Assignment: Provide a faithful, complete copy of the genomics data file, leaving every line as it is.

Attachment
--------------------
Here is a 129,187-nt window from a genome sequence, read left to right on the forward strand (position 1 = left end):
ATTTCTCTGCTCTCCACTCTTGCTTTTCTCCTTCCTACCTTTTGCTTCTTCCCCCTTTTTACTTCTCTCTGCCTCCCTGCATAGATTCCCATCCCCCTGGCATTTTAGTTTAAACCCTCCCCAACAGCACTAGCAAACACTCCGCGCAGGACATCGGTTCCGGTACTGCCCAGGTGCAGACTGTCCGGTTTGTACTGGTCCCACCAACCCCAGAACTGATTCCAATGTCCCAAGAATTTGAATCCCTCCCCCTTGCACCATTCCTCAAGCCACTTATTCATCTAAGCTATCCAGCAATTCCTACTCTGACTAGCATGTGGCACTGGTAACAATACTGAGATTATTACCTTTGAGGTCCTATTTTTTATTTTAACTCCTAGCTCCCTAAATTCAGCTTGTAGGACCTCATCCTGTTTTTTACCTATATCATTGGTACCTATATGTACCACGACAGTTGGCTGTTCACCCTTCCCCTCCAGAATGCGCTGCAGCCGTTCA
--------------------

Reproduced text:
Here is a 129,187-nt window from a genome sequence, read left to right on the forward strand (position 1 = left end):
ATTTCTCTGCTCTCCACTCTTGCTTTTCTCCTTCCTACCTTTTGCTTCTTCCCCCTTTTTACTTCTCTCTGCCTCCCTGCATAGATTCCCATCCCCCTGGCATTTTAGTTTAAACCCTCCCCAACAGCACTAGCAAACACTCCGCGCAGGACATCGGTTCCGGTACTGCCCAGGTGCAGACTGTCCGGTTTGTACTGGTCCCACCAACCCCAGAACTGATTCCAATGTCCCAAGAATTTGAATCCCTCCCCCTTGCACCATTCCTCAAGCCACTTATTCATCTAAGCTATCCAGCAATTCCTACTCTGACTAGCATGTGGCACTGGTAACAATACTGAGATTATTACCTTTGAGGTCCTATTTTTTATTTTAACTCCTAGCTCCCTAAATTCAGCTTGTAGGACCTCATCCTGTTTTTTACCTATATCATTGGTACCTATATGTACCACGACAGTTGGCTGTTCACCCTTCCCCTCCAGAATGCGCTGCAGCCGTTCA